In which a veteran of cultural studies seminars in the 1990s moves into academic administration and finds himself a married suburban father of two. Foucault, plus lawn care.
Best Intersession Class You Ever Took
What made it great?
What’s the best intersession class you ever took?
I’ll narrow it down. By “intersession” I mean a very short-term class, typically offered for two or three weeks in January.
January terms are relatively common in higher ed, since they fill a gap in the calendar, but they get sort of ignored in most discussions of both curriculum and student success. We talk about semesters and the “summer melt,” and sometimes summer boot camps, but I can count on one hand the number of times I’ve heard someone mention January terms or intersessions in the context of higher ed policy discussions, other than around financial aid.
At their best, intersession classes offer a kind of focus that most classes just can’t. Because they stuff so much class time into such a brief window, they fairly demand almost exclusive attention from students. I’ve had faculty tell me that intersession classes are their favorite ones to teach, because for two or three weeks, the students don’t do anything else. They have to jump in with both feet.
Perhaps as a function of self-selection, and perhaps because the short calendar doesn’t give much time for life to get in the way, pass rates for intersession classes have usually been much higher than for semester-based classes. (At HCC, they were 15 to 20 points higher, year after year.) It worked incredibly well for many 100-level gen ed classes. It also worked well as a catch-up period for students who took developmental math in the fall, and just needed another week or two to pass it. It worked incredibly well in classes like Nutrition, or Baking, where having really long days in the teaching kitchen allowed for more complicated and ambitious projects than could usually be done.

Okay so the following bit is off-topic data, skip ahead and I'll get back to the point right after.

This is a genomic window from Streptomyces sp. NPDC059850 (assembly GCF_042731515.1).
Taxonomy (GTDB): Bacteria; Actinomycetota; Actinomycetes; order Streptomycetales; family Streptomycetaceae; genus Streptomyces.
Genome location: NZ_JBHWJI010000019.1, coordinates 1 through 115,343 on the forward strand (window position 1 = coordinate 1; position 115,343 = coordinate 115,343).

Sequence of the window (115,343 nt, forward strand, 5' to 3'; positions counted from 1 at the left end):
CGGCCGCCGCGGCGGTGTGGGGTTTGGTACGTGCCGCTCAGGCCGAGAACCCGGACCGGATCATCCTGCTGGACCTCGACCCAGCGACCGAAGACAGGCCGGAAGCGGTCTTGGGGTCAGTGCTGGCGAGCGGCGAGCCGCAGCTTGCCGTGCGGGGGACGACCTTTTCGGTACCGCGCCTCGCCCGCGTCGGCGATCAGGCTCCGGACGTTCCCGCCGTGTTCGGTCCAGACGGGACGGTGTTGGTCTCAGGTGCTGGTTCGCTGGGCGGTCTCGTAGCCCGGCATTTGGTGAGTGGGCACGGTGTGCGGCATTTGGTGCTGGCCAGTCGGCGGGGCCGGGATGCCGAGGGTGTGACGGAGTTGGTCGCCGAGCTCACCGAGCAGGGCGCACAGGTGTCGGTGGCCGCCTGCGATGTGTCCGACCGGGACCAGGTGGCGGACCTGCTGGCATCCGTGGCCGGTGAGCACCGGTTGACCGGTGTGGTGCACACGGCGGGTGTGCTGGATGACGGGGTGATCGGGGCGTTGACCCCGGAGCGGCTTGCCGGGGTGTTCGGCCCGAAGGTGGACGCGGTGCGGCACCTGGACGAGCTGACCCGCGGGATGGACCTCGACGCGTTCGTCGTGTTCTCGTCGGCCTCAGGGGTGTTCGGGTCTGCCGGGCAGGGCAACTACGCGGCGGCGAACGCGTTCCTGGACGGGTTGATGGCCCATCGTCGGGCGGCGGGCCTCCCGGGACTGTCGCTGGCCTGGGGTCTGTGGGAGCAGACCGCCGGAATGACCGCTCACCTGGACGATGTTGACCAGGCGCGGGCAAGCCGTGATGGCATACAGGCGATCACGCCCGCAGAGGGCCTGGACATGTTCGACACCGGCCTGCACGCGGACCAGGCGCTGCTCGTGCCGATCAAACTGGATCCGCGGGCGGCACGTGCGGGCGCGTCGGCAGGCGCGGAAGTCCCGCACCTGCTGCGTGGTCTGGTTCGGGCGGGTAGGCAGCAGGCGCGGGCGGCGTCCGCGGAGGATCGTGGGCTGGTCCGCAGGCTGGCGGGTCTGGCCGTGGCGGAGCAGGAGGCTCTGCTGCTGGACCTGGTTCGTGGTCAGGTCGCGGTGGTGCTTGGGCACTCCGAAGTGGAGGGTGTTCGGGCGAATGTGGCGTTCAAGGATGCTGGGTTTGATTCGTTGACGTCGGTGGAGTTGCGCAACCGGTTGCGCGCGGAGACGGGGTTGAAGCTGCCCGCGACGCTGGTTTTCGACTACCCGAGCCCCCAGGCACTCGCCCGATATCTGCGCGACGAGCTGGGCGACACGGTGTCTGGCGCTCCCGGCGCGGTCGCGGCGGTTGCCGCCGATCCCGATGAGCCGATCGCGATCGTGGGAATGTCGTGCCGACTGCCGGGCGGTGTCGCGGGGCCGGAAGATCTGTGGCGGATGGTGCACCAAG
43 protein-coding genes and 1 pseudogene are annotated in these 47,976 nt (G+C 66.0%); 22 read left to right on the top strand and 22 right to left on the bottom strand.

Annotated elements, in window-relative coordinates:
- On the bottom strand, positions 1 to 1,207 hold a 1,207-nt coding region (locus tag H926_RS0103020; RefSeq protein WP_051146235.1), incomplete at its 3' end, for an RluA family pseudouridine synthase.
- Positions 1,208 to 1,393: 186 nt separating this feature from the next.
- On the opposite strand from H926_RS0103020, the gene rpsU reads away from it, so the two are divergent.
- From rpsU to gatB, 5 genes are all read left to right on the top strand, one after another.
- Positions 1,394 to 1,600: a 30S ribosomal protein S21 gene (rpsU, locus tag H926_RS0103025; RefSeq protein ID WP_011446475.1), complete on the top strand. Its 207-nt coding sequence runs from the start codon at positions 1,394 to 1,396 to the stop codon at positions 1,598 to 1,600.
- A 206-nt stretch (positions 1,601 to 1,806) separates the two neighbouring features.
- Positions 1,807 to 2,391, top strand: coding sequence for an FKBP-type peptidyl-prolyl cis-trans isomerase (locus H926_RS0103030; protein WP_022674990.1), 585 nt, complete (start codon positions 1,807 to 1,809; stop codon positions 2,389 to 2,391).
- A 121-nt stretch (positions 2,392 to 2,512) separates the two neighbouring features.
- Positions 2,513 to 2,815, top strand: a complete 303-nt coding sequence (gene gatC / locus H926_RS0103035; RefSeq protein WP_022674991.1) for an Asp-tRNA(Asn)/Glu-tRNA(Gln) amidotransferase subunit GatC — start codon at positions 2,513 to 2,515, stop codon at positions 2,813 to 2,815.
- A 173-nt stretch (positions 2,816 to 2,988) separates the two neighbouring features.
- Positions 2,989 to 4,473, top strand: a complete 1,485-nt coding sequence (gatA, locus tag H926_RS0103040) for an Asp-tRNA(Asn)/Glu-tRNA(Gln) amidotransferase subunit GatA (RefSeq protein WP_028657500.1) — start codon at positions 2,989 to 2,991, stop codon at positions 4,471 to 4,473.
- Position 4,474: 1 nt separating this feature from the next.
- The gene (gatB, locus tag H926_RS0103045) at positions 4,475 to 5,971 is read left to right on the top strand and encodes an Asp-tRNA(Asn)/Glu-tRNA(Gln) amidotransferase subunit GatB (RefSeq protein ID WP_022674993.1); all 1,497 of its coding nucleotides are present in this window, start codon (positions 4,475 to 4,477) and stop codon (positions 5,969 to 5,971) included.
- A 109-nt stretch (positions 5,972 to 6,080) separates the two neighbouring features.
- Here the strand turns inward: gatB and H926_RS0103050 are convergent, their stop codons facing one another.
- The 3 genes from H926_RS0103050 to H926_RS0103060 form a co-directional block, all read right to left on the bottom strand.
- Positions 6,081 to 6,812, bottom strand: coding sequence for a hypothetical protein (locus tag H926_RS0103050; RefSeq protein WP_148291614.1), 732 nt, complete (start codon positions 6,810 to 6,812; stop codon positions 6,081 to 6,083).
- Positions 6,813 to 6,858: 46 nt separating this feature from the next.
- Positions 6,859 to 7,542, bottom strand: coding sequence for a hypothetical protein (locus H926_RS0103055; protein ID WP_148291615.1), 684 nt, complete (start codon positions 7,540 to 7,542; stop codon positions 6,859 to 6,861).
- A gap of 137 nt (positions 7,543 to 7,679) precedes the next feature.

At least theoretically, I bet it would work well for language immersion. Spend all day, every day, for several weeks speaking a language, and you’d have to pick up something.
That said, I’d be wary of trying to stuff, say, English Composition into that format. Even with long class times and plenty of in-class writing, the feedback (and grading) would just be too time-consuming. I’m not saying it couldn’t be done, but I’ve never seen it done, and I have a hard time imagining it. If someone has done it well, I’d love to know how.
In my student days, the January term was given over to interdisciplinary stuff. (Given the need for credits to transfer, we’re more limited in the ability to do that here.) My favorite was the one I took my sophomore year. It was 1988, and the topic was Gay and Lesbian Politics in America. For 1988, that was pretty daring. The course was team-taught, nobody knew what to expect, and I remember being floored both by the content and by Wendy Brown’s ability to turn phrase after phrase. Her smart-stuff-per-minute ratio was the highest I’ve seen, before or since, and she managed to be clear and understandable while she did it. It was the verbal equivalent of landing consecutive triple axles while juggling. There were times it was all I could do not to applaud.
All of which is by way of asking you, my wise and worldly readers: what’s the best intersession class you ever took? For bonus points, what made it great?
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